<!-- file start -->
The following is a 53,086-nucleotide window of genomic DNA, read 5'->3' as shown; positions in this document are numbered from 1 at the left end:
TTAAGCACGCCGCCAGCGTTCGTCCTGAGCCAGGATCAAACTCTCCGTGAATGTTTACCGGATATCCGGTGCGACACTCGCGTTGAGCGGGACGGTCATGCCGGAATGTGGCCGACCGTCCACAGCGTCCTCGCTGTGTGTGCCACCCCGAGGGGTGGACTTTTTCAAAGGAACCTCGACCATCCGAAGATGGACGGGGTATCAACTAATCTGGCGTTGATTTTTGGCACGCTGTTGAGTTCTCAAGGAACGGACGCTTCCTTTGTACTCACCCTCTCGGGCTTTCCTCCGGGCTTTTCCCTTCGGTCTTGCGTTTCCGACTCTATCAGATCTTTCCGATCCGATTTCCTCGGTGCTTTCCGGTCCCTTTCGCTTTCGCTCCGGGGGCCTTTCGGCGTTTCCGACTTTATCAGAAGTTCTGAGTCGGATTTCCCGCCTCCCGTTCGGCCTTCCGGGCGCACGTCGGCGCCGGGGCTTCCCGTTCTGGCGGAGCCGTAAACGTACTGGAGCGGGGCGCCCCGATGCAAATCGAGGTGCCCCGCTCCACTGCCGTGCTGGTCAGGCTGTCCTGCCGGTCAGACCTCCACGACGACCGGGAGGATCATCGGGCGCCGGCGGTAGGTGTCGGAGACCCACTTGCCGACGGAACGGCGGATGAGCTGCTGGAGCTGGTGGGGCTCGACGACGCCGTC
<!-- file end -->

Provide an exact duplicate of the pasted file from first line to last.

The following is a 53,086-nucleotide window of genomic DNA, read 5'->3' as shown; positions in this document are numbered from 1 at the left end:
TTAAGCACGCCGCCAGCGTTCGTCCTGAGCCAGGATCAAACTCTCCGTGAATGTTTACCGGATATCCGGTGCGACACTCGCGTTGAGCGGGACGGTCATGCCGGAATGTGGCCGACCGTCCACAGCGTCCTCGCTGTGTGTGCCACCCCGAGGGGTGGACTTTTTCAAAGGAACCTCGACCATCCGAAGATGGACGGGGTATCAACTAATCTGGCGTTGATTTTTGGCACGCTGTTGAGTTCTCAAGGAACGGACGCTTCCTTTGTACTCACCCTCTCGGGCTTTCCTCCGGGCTTTTCCCTTCGGTCTTGCGTTTCCGACTCTATCAGATCTTTCCGATCCGATTTCCTCGGTGCTTTCCGGTCCCTTTCGCTTTCGCTCCGGGGGCCTTTCGGCGTTTCCGACTTTATCAGAAGTTCTGAGTCGGATTTCCCGCCTCCCGTTCGGCCTTCCGGGCGCACGTCGGCGCCGGGGCTTCCCGTTCTGGCGGAGCCGTAAACGTACTGGAGCGGGGCGCCCCGATGCAAATCGAGGTGCCCCGCTCCACTGCCGTGCTGGTCAGGCTGTCCTGCCGGTCAGACCTCCACGACGACCGGGAGGATCATCGGGCGCCGGCGGTAGGTGTCGGAGACCCACTTGCCGACGGAACGGCGGATGAGCTGCTGGAGCTGGTGGGGCTCGACGACGCCGTC